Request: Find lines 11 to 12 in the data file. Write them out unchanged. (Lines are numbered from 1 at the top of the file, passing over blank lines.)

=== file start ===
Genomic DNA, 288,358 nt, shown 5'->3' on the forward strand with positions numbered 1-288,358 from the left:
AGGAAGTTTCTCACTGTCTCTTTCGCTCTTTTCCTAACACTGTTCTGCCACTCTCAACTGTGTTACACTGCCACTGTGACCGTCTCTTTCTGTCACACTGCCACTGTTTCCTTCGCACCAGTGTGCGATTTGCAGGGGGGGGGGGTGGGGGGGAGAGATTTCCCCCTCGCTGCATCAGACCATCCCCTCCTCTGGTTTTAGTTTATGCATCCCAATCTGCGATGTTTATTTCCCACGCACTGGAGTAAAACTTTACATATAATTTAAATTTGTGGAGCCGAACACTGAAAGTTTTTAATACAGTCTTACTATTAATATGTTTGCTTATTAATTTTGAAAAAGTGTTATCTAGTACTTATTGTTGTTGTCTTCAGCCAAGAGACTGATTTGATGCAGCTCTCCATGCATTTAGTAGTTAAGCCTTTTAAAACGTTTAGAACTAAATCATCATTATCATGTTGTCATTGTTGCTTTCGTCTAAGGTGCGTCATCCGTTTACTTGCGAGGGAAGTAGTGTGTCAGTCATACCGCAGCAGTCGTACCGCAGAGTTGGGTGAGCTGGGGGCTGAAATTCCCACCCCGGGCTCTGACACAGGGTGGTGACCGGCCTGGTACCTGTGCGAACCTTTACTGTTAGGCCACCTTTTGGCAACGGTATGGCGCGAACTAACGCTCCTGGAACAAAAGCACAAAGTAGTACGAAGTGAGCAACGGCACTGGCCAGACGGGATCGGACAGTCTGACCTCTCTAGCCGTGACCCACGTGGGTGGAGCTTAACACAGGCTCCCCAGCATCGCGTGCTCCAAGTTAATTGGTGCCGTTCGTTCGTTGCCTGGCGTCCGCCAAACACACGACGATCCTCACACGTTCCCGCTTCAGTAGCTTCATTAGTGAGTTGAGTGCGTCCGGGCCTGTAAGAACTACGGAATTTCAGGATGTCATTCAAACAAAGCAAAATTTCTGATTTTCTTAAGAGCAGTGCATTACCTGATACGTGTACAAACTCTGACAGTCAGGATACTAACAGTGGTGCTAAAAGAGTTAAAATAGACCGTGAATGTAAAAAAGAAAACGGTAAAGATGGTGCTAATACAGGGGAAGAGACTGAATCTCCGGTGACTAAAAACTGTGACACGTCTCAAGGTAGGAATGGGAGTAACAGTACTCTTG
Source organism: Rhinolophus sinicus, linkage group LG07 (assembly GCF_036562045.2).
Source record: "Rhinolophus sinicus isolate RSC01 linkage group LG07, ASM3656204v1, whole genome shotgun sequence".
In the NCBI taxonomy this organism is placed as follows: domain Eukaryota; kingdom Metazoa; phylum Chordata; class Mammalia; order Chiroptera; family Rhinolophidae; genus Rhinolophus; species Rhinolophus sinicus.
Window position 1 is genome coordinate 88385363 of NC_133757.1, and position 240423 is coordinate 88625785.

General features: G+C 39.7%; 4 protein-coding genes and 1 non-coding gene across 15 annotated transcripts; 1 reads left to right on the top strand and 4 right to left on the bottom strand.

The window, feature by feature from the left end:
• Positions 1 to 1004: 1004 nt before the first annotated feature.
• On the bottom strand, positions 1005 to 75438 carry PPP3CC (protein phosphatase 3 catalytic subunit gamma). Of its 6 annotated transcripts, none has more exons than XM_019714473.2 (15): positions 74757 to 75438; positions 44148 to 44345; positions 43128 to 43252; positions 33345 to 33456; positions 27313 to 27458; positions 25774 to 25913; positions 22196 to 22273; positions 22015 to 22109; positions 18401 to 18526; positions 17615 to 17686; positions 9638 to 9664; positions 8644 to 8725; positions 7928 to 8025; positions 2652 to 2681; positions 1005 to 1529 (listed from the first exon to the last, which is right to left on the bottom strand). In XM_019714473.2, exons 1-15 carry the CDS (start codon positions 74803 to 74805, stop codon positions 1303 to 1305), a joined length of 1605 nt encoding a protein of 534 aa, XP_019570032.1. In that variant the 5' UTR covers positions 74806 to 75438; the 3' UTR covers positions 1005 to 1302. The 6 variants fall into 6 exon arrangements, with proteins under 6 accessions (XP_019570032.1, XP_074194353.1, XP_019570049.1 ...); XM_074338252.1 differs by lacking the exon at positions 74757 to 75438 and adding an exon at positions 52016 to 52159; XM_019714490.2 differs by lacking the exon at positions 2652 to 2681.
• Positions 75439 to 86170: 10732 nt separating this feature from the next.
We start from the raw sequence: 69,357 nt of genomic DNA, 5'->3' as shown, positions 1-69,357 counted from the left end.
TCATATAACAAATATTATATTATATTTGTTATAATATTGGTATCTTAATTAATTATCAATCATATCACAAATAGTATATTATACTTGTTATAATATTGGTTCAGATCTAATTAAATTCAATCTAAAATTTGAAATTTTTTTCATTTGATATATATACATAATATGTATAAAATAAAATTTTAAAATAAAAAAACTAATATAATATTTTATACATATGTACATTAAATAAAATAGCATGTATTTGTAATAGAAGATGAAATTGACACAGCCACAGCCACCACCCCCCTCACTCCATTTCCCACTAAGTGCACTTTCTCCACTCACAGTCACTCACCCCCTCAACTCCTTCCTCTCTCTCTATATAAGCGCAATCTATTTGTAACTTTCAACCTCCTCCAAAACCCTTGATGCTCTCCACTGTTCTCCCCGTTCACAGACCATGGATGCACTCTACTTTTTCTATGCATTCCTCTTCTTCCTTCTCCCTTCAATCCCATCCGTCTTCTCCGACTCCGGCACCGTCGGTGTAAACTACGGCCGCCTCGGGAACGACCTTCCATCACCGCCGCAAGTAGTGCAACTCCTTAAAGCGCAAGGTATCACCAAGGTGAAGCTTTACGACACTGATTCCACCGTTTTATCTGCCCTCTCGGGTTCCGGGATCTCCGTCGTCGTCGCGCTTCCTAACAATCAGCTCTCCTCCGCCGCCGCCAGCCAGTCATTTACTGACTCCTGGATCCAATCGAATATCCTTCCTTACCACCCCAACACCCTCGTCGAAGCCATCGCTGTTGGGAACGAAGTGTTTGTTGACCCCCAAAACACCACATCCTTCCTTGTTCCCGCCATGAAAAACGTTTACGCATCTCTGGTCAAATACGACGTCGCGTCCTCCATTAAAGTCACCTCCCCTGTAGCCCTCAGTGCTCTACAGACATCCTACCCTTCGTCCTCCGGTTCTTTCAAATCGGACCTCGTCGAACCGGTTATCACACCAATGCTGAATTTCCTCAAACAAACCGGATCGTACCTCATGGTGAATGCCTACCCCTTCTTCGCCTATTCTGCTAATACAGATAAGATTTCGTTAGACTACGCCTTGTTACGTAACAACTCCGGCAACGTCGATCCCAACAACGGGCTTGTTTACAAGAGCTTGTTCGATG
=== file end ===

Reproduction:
• Positions 75439 to 86170: 10732 nt separating this feature from the next.
We start from the raw sequence: 69,357 nt of genomic DNA, 5'->3' as shown, positions 1-69,357 counted from the left end.